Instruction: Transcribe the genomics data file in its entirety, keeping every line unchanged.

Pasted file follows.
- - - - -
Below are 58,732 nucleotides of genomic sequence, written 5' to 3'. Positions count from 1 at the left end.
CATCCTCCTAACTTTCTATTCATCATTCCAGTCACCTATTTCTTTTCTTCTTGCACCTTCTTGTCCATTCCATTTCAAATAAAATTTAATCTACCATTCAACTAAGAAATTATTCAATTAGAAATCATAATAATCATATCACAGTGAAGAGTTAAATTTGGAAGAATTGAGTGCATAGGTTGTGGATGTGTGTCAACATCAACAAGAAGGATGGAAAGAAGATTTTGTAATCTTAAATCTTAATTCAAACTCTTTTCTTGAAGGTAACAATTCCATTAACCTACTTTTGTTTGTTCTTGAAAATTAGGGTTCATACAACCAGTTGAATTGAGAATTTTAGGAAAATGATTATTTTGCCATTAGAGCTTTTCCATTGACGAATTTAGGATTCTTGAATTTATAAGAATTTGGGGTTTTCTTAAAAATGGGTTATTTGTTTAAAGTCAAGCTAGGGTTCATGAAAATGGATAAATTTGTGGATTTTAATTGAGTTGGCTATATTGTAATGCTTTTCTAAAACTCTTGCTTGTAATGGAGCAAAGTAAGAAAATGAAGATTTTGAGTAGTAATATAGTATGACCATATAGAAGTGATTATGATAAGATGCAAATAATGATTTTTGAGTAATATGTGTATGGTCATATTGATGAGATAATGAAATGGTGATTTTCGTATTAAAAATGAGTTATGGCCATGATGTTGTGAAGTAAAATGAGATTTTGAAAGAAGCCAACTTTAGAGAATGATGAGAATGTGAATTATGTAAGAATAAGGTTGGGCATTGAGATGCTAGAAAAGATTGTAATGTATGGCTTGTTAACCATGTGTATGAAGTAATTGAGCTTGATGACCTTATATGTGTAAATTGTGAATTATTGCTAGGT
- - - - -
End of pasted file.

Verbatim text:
Below are 58,732 nucleotides of genomic sequence, written 5' to 3'. Positions count from 1 at the left end.
CATCCTCCTAACTTTCTATTCATCATTCCAGTCACCTATTTCTTTTCTTCTTGCACCTTCTTGTCCATTCCATTTCAAATAAAATTTAATCTACCATTCAACTAAGAAATTATTCAATTAGAAATCATAATAATCATATCACAGTGAAGAGTTAAATTTGGAAGAATTGAGTGCATAGGTTGTGGATGTGTGTCAACATCAACAAGAAGGATGGAAAGAAGATTTTGTAATCTTAAATCTTAATTCAAACTCTTTTCTTGAAGGTAACAATTCCATTAACCTACTTTTGTTTGTTCTTGAAAATTAGGGTTCATACAACCAGTTGAATTGAGAATTTTAGGAAAATGATTATTTTGCCATTAGAGCTTTTCCATTGACGAATTTAGGATTCTTGAATTTATAAGAATTTGGGGTTTTCTTAAAAATGGGTTATTTGTTTAAAGTCAAGCTAGGGTTCATGAAAATGGATAAATTTGTGGATTTTAATTGAGTTGGCTATATTGTAATGCTTTTCTAAAACTCTTGCTTGTAATGGAGCAAAGTAAGAAAATGAAGATTTTGAGTAGTAATATAGTATGACCATATAGAAGTGATTATGATAAGATGCAAATAATGATTTTTGAGTAATATGTGTATGGTCATATTGATGAGATAATGAAATGGTGATTTTCGTATTAAAAATGAGTTATGGCCATGATGTTGTGAAGTAAAATGAGATTTTGAAAGAAGCCAACTTTAGAGAATGATGAGAATGTGAATTATGTAAGAATAAGGTTGGGCATTGAGATGCTAGAAAAGATTGTAATGTATGGCTTGTTAACCATGTGTATGAAGTAATTGAGCTTGATGACCTTATATGTGTAAATTGTGAATTATTGCTAGGT